Let’s decode dys-graph-ia together.
Written expression is the acquisition of efficient writing skills according to the Literacy and Clinical Services Council. A developmental delay in written expression is dysgraphia.
There are six types. Do you know them all?
Types of Dysgraphia
Dysgraphia has been misrepresented alongside dyslexia for many years. The misrepresentation has happened because there was a lack of differentiation between the two.
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Involves the sensory input a person receives from their environment.
Creates an interference between oral and written expression.
Difficulties in punctuation, capitalization, grammar, and run-on words.
Reflects a delay in motor control, accuracy, precision, and speed of handwriting.
The inability to link the patterns of letters to create words. Causes spelling problems.
Difficulties in understanding language to form proper paragraphs.
Learn the Types of Dysgraphia
The foundation of dysgraphia is the ability to process information. To begin processing information, a person must be able to interpret visual-spatial information and respond in written form.
Developmental Stages of Reading
Reading is divided into 5 main categories: Phonemic Awareness, Phonics, Vocabulary, Fluency, and Comprehension.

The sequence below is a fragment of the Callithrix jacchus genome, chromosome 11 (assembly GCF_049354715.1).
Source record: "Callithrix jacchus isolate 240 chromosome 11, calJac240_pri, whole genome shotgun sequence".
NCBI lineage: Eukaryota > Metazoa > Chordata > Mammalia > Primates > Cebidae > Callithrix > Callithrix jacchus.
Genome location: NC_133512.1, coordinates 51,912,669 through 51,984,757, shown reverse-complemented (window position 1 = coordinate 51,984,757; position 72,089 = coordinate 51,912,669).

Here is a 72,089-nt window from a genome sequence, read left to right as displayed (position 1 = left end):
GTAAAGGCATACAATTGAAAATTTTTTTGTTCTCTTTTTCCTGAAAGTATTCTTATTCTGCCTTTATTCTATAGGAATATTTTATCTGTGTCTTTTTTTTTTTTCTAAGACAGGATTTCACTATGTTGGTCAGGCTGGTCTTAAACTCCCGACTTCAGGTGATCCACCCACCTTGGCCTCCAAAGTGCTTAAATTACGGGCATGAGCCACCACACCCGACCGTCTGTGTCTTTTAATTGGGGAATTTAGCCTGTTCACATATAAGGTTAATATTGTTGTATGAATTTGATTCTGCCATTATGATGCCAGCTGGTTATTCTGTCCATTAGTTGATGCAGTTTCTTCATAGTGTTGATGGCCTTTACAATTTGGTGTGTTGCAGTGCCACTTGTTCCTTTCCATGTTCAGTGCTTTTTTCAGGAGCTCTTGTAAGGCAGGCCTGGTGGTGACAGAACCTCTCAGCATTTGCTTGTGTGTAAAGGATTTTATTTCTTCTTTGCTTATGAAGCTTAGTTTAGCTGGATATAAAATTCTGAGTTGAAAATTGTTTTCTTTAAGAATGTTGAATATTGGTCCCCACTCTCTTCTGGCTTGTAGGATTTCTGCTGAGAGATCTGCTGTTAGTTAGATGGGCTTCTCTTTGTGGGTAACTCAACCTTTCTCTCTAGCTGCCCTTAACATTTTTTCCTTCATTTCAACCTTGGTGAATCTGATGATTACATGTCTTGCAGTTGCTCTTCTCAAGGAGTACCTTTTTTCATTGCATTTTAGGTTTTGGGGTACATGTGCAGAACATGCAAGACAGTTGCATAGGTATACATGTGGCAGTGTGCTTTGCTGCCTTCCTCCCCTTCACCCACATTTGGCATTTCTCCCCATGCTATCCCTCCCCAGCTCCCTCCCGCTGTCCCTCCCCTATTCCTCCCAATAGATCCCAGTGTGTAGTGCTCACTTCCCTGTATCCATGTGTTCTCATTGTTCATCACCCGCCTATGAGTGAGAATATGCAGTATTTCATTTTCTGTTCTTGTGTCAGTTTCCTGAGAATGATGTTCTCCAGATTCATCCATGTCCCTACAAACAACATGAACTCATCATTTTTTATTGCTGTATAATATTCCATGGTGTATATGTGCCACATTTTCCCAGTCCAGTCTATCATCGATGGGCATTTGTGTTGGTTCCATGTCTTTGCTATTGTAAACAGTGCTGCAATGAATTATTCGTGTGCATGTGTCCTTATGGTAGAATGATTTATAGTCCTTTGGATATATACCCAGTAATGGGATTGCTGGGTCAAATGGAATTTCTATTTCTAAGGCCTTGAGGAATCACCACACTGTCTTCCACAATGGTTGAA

Developmental Stages of Writing
Writing is divided into 7 stages: Single Mark, Scribbling, Pre-Writing, Letter/Shape Formation, Phonemic Writing, Syllabic Development, and Conversational Writing.
The 13 Educational Classifications include Autism, Blindness, Deafness, Emotional Disturbance, Hearing Impairment, Intellectual Disability, Multiple Disabilities, Orthopedic Impairment, Other Health Impairment, Specific Learning Disability, Speech or Language Impairment, Traumatic Brain Injury, and Visual Impairment.
Of the 13 Educational Classifications, the two primary classifications relating to dysgraphia are Specific Learning Disability and Other Health Impairment.
Information processing is an individual’s ability to learn and retain new information; that is, decode, interpret, and respond with efficiently coded and written words.
Cheri Dotterer, Handwriting Brain-Body DisConnect
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